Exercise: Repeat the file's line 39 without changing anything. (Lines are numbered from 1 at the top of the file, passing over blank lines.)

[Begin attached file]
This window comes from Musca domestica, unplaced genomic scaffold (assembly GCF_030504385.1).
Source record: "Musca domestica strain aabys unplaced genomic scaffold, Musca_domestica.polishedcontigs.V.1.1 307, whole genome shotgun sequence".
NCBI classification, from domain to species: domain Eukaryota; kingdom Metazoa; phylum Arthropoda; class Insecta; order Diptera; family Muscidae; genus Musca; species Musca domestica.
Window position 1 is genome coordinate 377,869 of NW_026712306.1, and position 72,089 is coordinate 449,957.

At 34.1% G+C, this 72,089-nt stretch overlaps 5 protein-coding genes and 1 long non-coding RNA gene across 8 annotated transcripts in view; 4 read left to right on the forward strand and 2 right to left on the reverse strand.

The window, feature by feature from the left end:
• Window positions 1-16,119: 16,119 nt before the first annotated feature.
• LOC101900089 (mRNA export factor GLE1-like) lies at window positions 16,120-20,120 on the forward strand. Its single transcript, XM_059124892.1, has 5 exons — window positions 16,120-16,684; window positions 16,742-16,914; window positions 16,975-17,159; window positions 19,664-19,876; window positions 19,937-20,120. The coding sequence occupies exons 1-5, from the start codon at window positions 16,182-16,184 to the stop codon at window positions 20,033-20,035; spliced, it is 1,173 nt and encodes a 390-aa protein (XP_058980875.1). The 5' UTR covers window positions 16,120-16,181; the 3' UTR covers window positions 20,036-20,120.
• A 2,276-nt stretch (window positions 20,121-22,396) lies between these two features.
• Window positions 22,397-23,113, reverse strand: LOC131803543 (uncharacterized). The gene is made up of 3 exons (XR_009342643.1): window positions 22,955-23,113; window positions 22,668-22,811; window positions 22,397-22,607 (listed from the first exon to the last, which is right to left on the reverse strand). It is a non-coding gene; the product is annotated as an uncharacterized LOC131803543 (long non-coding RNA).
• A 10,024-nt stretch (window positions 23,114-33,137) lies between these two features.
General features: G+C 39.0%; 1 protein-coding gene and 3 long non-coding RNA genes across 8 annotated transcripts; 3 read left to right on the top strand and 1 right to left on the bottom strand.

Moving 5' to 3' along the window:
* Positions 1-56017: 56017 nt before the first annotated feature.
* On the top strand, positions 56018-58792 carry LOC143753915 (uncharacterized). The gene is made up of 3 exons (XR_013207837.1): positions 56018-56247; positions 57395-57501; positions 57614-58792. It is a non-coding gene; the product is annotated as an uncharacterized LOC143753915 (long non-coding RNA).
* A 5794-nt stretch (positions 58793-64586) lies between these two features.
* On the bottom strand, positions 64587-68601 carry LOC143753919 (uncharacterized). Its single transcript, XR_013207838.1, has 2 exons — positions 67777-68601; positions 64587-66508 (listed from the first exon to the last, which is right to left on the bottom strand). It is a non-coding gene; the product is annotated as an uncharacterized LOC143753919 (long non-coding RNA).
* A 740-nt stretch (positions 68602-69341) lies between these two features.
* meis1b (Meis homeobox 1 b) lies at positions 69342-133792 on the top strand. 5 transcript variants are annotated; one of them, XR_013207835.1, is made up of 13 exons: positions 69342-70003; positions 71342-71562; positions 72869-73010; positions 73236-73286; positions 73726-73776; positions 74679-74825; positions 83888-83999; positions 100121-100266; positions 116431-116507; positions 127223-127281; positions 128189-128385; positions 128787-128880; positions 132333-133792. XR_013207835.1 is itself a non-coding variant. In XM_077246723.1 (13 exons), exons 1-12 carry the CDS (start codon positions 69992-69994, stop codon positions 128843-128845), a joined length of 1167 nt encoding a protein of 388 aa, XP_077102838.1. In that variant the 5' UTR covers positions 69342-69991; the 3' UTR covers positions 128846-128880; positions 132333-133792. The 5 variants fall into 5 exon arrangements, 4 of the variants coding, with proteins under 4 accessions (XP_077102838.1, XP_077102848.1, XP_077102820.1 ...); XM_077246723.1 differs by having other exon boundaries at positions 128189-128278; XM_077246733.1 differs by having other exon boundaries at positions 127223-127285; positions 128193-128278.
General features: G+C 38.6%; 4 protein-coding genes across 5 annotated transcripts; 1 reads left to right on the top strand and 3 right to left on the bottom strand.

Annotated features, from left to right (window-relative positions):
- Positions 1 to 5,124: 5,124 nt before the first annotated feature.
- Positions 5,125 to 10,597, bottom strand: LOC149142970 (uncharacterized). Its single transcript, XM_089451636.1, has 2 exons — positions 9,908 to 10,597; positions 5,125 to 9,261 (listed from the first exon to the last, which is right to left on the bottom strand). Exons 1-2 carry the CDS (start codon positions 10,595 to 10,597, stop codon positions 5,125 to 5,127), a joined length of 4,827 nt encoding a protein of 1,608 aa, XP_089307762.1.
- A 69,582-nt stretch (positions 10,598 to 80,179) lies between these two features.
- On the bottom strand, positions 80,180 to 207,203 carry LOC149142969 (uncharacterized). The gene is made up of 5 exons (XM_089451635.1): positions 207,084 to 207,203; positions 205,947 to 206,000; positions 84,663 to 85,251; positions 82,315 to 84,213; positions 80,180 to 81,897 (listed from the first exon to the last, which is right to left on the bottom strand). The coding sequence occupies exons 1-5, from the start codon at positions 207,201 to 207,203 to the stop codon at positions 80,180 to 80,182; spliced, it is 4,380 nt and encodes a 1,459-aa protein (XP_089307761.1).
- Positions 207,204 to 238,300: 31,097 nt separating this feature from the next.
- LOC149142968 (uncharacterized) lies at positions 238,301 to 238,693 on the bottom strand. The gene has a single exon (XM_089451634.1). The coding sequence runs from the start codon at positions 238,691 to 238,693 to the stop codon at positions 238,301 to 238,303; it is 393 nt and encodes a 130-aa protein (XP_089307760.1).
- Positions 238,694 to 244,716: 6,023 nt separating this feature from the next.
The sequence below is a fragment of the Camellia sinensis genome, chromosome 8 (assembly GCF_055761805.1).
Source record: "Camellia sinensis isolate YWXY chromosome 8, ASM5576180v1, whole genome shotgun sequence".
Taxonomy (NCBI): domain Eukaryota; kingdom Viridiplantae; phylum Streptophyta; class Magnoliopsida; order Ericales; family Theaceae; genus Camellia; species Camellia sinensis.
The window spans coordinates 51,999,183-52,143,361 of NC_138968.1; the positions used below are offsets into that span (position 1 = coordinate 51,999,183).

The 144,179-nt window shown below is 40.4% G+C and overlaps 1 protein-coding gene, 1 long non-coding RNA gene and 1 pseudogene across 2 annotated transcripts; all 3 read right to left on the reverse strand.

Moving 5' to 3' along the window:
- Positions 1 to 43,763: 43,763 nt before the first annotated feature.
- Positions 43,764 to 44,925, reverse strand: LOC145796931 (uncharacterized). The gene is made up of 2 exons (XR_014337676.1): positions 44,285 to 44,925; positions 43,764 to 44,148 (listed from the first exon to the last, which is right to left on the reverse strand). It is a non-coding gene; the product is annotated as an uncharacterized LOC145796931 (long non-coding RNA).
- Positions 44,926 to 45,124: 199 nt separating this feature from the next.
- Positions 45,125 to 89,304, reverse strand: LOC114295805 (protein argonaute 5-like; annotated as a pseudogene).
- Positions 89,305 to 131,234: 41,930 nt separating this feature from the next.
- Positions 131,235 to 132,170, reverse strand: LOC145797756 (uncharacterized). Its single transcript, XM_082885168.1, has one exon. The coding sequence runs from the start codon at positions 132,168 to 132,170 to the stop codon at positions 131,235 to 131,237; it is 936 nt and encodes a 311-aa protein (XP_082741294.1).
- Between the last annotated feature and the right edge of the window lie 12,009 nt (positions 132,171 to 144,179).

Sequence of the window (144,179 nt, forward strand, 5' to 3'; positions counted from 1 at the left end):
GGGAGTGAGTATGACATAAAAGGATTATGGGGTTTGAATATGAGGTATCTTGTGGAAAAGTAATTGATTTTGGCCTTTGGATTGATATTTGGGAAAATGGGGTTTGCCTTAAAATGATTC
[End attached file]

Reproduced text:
- Positions 89,305 to 131,234: 41,930 nt separating this feature from the next.